Bethune-Hill v. Virginia State Board of Elections

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At a Glance

In the wake of the 2010 census, the Virginia General Assembly redrew the legislative districts for the Virginia House of Delegates and the Senate of Virginia. The General Assembly purposely drew 12 districts to each have a set majority population of minorities — specifically, an African American voting age population that met or exceeded a pre-determined 55 percent threshold. In so doing, the Virginia legislature did not consider whether such a high concentration of minorities in those districts was necessary to enable minority voters to elect candidates of their choice in those districts or, instead, merely diminished minority voters’ impact elsewhere in the state.

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The Latest

On November 13, the U.S. Supreme Court agreed to review a challenge to Virginia’s state legislative districting plan. 

The case is going back to the Supreme Court on appeal from a federal three-judge panel’s June 26 ruling that the Virginia General Assembly unlawfully drew state legislative districts to have an African American voting age...

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About this Case

About the Case

In the wake of the 2010 census, the Virginia General Assembly redrew the legislative districts for the Virginia House of Delegates and the Senate of Virginia. The General Assembly purposely drew 12 districts to each have a set majority population of minorities — specifically, an African American voting age population that met or exceeded a pre-determined 55 percent threshold. In so doing, the Virginia legislature did not consider whether such a high concentration of minorities in those districts was necessary to enable minority voters to elect candidates of their choice in those districts or, instead, merely diminished minority voters’ impact elsewhere in the state.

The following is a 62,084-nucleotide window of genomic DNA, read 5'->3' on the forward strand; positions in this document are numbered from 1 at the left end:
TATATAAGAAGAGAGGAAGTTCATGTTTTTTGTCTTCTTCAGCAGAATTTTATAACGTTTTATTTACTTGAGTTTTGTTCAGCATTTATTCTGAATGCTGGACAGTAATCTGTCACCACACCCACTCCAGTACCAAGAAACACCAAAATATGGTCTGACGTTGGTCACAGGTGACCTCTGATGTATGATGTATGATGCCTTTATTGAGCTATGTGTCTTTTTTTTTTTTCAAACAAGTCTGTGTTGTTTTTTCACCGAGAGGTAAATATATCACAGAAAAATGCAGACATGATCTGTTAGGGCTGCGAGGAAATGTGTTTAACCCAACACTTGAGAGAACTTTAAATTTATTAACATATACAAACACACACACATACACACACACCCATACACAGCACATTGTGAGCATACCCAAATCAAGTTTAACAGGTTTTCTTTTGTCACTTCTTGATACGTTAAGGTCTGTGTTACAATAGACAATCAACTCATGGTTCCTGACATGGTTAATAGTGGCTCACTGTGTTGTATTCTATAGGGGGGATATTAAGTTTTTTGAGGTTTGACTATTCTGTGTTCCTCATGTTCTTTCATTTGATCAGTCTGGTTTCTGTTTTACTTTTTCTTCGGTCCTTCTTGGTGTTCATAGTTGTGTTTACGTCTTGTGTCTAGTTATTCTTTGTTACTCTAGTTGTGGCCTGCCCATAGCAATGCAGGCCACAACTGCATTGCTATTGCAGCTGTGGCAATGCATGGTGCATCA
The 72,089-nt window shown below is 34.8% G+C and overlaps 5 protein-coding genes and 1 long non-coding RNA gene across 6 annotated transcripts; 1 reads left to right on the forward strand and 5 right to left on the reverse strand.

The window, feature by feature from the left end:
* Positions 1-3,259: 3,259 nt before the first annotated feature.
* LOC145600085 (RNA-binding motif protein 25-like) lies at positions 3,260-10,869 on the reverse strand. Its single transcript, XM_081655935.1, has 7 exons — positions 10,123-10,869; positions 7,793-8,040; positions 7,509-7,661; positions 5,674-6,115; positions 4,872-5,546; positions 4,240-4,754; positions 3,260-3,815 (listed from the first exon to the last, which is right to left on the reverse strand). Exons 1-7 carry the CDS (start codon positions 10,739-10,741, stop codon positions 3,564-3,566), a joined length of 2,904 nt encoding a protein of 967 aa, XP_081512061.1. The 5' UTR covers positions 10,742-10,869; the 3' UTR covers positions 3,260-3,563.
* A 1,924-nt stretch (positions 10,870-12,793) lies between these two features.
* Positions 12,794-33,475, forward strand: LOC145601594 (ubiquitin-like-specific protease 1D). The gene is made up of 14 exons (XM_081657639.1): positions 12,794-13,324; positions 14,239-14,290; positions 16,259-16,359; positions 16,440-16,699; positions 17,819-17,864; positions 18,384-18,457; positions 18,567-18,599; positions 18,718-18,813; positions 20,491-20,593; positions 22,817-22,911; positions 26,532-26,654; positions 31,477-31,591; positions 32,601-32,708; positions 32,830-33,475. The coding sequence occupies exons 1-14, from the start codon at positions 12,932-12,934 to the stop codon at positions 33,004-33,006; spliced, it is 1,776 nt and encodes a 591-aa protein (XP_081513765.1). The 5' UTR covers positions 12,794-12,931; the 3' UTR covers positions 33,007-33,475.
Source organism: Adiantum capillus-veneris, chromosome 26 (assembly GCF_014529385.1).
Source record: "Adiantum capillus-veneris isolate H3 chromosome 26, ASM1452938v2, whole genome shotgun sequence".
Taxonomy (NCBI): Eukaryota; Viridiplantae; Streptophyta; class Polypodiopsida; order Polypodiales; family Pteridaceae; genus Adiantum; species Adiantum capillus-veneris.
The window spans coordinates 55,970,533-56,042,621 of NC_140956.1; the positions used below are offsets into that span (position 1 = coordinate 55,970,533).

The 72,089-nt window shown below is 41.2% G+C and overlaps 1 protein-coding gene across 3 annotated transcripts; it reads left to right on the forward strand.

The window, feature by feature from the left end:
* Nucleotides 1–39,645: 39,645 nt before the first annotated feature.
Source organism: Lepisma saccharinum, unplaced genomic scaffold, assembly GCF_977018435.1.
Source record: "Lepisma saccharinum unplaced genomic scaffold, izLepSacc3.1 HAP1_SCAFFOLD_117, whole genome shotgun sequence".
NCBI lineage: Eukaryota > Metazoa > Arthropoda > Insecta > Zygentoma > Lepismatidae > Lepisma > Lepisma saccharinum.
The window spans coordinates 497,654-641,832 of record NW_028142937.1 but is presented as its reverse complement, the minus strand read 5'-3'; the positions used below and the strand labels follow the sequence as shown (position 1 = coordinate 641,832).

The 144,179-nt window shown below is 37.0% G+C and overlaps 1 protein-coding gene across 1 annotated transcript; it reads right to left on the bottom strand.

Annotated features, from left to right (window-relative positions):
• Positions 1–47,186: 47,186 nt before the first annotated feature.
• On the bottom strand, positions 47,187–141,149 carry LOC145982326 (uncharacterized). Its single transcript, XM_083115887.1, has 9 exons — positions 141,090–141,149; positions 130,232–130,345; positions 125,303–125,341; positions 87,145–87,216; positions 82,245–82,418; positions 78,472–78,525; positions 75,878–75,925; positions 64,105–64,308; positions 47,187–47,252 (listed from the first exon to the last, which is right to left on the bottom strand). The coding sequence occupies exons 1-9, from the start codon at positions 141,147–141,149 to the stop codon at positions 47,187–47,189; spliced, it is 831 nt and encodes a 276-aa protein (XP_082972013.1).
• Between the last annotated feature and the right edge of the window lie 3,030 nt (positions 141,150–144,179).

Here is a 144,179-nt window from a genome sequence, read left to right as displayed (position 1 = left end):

Virginia citizens and voters residing in the districts brought this challenge to Virginia’s 12 majority-minority districts as unlawful gerrymanders that improperly sorted voters primarily based on their race.

What’s At Stake

Adoption of the district court’s earlier standard would have dangerous consequences for racial gerrymandering cases. Under that standard, state legislatures that unconstitutionally sort people solely by race in drawing districts would be insulated from legal challenges, so long as the legislatures draw the districts neatly enough. In other words, race-based drawing of districts would be excused where it superficially conforms to other neutral criteria.

Moreover, race-based drawing of districts would also be excused wherever the racial sorting coincides with partisan benefits. Given the close intersection of race and politics, this rule would practically render racial gerrymandering challenges a nullity.

When the Supreme Court last considered this case, the Campaign Legal Center submitted a friend-of-the-court brief in support of the Virginia citizens and voters who challenged Virginia’s racial gerrymander. The League of Women Voters, the Voting Rights Institute, the National Council of Jewish Women and the Racial Justice Project at New York Law School also signed on to the brief.

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